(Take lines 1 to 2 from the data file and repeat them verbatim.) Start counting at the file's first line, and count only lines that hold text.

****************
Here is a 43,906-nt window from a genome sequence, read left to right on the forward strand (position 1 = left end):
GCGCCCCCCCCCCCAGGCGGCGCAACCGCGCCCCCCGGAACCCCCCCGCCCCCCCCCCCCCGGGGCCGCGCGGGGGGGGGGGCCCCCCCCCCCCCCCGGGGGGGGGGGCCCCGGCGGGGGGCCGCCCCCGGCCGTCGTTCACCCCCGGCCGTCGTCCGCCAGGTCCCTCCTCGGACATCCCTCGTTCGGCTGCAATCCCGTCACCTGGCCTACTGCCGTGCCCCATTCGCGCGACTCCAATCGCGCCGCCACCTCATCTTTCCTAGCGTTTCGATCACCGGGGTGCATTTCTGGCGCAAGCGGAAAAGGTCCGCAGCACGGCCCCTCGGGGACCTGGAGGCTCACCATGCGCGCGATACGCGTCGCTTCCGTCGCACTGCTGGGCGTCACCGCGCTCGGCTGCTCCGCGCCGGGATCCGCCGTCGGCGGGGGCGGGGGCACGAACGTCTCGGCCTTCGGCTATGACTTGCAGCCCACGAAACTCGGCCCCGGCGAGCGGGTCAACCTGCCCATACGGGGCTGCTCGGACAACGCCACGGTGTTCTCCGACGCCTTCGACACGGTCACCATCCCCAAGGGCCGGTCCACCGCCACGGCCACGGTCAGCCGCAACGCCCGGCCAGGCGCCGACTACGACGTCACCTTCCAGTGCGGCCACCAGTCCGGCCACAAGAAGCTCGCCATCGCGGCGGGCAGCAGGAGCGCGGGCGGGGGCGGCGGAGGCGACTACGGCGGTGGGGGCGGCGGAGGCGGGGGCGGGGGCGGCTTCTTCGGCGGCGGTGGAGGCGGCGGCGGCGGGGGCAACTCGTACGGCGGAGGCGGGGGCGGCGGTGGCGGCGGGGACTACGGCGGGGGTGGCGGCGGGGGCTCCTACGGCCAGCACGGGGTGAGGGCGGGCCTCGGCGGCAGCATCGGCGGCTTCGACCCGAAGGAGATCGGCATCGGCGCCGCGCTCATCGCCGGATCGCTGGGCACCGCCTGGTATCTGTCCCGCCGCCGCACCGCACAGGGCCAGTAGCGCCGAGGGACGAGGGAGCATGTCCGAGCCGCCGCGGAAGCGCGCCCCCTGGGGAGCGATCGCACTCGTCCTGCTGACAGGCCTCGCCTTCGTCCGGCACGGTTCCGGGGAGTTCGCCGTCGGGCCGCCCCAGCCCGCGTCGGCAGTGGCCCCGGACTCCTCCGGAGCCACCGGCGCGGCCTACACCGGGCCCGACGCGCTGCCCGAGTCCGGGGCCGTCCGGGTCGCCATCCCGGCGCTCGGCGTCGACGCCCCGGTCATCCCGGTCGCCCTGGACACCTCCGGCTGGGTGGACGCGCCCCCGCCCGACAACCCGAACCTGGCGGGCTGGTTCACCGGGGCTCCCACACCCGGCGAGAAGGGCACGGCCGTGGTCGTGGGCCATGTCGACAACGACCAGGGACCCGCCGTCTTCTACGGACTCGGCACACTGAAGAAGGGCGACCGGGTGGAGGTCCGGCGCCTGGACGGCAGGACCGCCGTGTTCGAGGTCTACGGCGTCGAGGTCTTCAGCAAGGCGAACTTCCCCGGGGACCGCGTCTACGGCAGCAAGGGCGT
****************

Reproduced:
Here is a 43,906-nt window from a genome sequence, read left to right on the forward strand (position 1 = left end):
GCGCCCCCCCCCCCAGGCGGCGCAACCGCGCCCCCCGGAACCCCCCCGCCCCCCCCCCCCCGGGGCCGCGCGGGGGGGGGGGCCCCCCCCCCCCCCCGGGGGGGGGGGCCCCGGCGGGGGGCCGCCCCCGGCCGTCGTTCACCCCCGGCCGTCGTCCGCCAGGTCCCTCCTCGGACATCCCTCGTTCGGCTGCAATCCCGTCACCTGGCCTACTGCCGTGCCCCATTCGCGCGACTCCAATCGCGCCGCCACCTCATCTTTCCTAGCGTTTCGATCACCGGGGTGCATTTCTGGCGCAAGCGGAAAAGGTCCGCAGCACGGCCCCTCGGGGACCTGGAGGCTCACCATGCGCGCGATACGCGTCGCTTCCGTCGCACTGCTGGGCGTCACCGCGCTCGGCTGCTCCGCGCCGGGATCCGCCGTCGGCGGGGGCGGGGGCACGAACGTCTCGGCCTTCGGCTATGACTTGCAGCCCACGAAACTCGGCCCCGGCGAGCGGGTCAACCTGCCCATACGGGGCTGCTCGGACAACGCCACGGTGTTCTCCGACGCCTTCGACACGGTCACCATCCCCAAGGGCCGGTCCACCGCCACGGCCACGGTCAGCCGCAACGCCCGGCCAGGCGCCGACTACGACGTCACCTTCCAGTGCGGCCACCAGTCCGGCCACAAGAAGCTCGCCATCGCGGCGGGCAGCAGGAGCGCGGGCGGGGGCGGCGGAGGCGACTACGGCGGTGGGGGCGGCGGAGGCGGGGGCGGGGGCGGCTTCTTCGGCGGCGGTGGAGGCGGCGGCGGCGGGGGCAACTCGTACGGCGGAGGCGGGGGCGGCGGTGGCGGCGGGGACTACGGCGGGGGTGGCGGCGGGGGCTCCTACGGCCAGCACGGGGTGAGGGCGGGCCTCGGCGGCAGCATCGGCGGCTTCGACCCGAAGGAGATCGGCATCGGCGCCGCGCTCATCGCCGGATCGCTGGGCACCGCCTGGTATCTGTCCCGCCGCCGCACCGCACAGGGCCAGTAGCGCCGAGGGACGAGGGAGCATGTCCGAGCCGCCGCGGAAGCGCGCCCCCTGGGGAGCGATCGCACTCGTCCTGCTGACAGGCCTCGCCTTCGTCCGGCACGGTTCCGGGGAGTTCGCCGTCGGGCCGCCCCAGCCCGCGTCGGCAGTGGCCCCGGACTCCTCCGGAGCCACCGGCGCGGCCTACACCGGGCCCGACGCGCTGCCCGAGTCCGGGGCCGTCCGGGTCGCCATCCCGGCGCTCGGCGTCGACGCCCCGGTCATCCCGGTCGCCCTGGACACCTCCGGCTGGGTGGACGCGCCCCCGCCCGACAACCCGAACCTGGCGGGCTGGTTCACCGGGGCTCCCACACCCGGCGAGAAGGGCACGGCCGTGGTCGTGGGCCATGTCGACAACGACCAGGGACCCGCCGTCTTCTACGGACTCGGCACACTGAAGAAGGGCGACCGGGTGGAGGTCCGGCGCCTGGACGGCAGGACCGCCGTGTTCGAGGTCTACGGCGTCGAGGTCTTCAGCAAGGCGAACTTCCCCGGGGACCGCGTCTACGGCAGCAAGGGCGT